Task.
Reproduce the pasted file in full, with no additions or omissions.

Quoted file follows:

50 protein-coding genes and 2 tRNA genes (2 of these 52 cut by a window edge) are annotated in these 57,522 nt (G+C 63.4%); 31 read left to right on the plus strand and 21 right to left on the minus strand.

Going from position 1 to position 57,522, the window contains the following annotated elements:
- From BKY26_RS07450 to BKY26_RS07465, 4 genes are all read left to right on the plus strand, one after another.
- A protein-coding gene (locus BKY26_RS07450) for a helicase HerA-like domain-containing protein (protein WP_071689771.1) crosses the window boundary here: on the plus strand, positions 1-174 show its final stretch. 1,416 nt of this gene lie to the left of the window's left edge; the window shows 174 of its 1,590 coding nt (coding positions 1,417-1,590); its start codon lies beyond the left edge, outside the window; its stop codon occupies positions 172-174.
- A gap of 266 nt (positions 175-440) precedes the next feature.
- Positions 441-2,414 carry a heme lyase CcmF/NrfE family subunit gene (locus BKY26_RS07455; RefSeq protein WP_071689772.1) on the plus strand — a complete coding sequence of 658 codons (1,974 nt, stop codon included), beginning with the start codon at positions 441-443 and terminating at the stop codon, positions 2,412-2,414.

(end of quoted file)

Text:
50 protein-coding genes and 2 tRNA genes (2 of these 52 cut by a window edge) are annotated in these 57,522 nt (G+C 63.4%); 31 read left to right on the plus strand and 21 right to left on the minus strand.

Going from position 1 to position 57,522, the window contains the following annotated elements:
- From BKY26_RS07450 to BKY26_RS07465, 4 genes are all read left to right on the plus strand, one after another.
- A protein-coding gene (locus BKY26_RS07450) for a helicase HerA-like domain-containing protein (protein WP_071689771.1) crosses the window boundary here: on the plus strand, positions 1-174 show its final stretch. 1,416 nt of this gene lie to the left of the window's left edge; the window shows 174 of its 1,590 coding nt (coding positions 1,417-1,590); its start codon lies beyond the left edge, outside the window; its stop codon occupies positions 172-174.
- A gap of 266 nt (positions 175-440) precedes the next feature.
- Positions 441-2,414 carry a heme lyase CcmF/NrfE family subunit gene (locus BKY26_RS07455; RefSeq protein WP_071689772.1) on the plus strand — a complete coding sequence of 658 codons (1,974 nt, stop codon included), beginning with the start codon at positions 441-443 and terminating at the stop codon, positions 2,412-2,414.